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poetry

The Pirate Andrews

Prologue

Know you now, oh mightiest liege
who brings me here today;
I’ll spin for you a brand new tale
before I’m sent away.

But I have a story to tell,
if it shall please your grace;
narrative of a different time
and of a far-off place.

This came to me some time ago,
I am assured it’s true;
permit me now to tell the tale
while working something new.

Pursuit of the Pirate Andrews

The swelling sea was blood-red hue
upon the eventide.
The king’s frigate rode at anchor,
a sloop bobbed close beside.

Most of their crews thought not to sail
before the night was past,
but then the crow’s nest cried alarm;
their quarry out at last.

There was no doubt that they had found
the brigantine they sought;
Leighton Andrew’s impudent ship
before them to be caught.

“Weigh the anchor, unfurl the sails!
They shall not get away!
We’ll follow them throughout the night
into the break of day.”

The waning moon was just enough,
although the signs were few,
to track the brigand in the dark;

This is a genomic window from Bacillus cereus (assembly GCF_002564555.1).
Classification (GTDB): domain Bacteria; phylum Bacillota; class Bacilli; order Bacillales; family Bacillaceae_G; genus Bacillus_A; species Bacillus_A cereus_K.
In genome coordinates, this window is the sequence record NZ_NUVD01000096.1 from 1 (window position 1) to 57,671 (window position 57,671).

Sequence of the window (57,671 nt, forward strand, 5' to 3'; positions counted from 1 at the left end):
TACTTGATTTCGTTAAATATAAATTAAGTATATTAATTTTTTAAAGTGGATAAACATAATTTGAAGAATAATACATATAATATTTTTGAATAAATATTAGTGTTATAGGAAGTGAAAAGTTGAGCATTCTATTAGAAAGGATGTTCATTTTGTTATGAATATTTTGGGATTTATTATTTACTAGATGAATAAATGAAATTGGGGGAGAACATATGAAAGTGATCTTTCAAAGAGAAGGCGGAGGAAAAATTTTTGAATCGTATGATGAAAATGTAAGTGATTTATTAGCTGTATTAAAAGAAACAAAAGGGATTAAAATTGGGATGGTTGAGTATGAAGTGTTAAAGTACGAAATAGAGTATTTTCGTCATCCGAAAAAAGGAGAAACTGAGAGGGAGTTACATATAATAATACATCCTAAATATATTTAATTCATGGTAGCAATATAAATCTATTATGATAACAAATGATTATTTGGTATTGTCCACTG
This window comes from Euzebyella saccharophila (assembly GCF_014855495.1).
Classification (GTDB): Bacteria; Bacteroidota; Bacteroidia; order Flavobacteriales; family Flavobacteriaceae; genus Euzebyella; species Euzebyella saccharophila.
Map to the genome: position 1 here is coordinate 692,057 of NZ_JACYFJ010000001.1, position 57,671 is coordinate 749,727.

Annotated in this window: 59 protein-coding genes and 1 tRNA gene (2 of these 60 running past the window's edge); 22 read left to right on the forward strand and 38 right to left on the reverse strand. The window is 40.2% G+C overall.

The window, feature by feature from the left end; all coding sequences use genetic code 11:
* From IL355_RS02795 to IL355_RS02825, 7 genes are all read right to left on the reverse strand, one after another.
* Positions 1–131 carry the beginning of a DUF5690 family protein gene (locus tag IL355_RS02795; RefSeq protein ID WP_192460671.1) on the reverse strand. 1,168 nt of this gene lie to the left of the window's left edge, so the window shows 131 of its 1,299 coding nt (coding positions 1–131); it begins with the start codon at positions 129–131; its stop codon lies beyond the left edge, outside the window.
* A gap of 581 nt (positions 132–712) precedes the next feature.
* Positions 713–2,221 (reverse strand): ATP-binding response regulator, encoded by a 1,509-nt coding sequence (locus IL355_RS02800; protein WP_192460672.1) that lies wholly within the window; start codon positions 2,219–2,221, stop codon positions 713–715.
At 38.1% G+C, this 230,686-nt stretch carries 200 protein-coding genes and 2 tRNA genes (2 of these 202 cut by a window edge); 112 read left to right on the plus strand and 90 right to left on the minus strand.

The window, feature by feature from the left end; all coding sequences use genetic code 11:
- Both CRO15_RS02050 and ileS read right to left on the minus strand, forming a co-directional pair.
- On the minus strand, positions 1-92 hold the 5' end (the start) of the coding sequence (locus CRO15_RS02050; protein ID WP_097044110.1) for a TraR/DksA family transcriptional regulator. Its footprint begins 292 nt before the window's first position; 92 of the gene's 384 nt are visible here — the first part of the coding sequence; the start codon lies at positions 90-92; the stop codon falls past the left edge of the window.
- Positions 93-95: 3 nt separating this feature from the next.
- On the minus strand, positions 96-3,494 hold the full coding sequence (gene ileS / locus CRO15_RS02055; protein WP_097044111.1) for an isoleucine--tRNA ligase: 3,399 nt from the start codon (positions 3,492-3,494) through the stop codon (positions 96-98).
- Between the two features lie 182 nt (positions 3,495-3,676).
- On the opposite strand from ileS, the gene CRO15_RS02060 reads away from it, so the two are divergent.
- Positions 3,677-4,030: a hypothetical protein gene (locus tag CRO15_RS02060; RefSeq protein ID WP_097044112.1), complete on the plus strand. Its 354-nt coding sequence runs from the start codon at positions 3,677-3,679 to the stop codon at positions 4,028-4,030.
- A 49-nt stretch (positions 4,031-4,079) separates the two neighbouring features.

its billowed sails in view.

The brigantine’s moonrakers out
to catch the trailing wind
gave her that bit of needed speed;
they were not closing in.

The frigate rigged a bow gun
and loaded it with chain;
if once they could pull close enough,
those sails would take some pain.

So sailed they all under the stars,
and at the sun’s first ray
the pirate brig still sailed ahead,
but had not drawn away.

There came a shifting in the wind
which each crewman could feel;
blowing a surge of renewed hope
they’d bring the brig to heel.

The brigantine was in irons;
every sail went slack.
That moment’s break was just enough;
they heard the bow gun’s crack.

Moments later a cheer went up,
a spar was seen to fall,
but on the pirate ship there was
no movement seen at all.

Though the wind shifted and the brig
lurched forward once again,
the sail damage was sufficient
that they kept closing in.

When boarded, the brig was empty
of men and equipment.
They’d tied the wheel to hold its course;
left a note on parchment:

“My enemies, I dearly hate
to lose my ship this way;
but if you stand here reading this
then I have got away.”

Epilogue

Though the pirate Leighton Andrews
is known to haunt these shores,
let me hasten to assure you sire,
those inept crews aren’t yours.

Thus concludes my modest story;
I hope you liked the tale.
Though my presence here is enforced,
I do enjoy the ale.

4 replies on “The Pirate Andrews”

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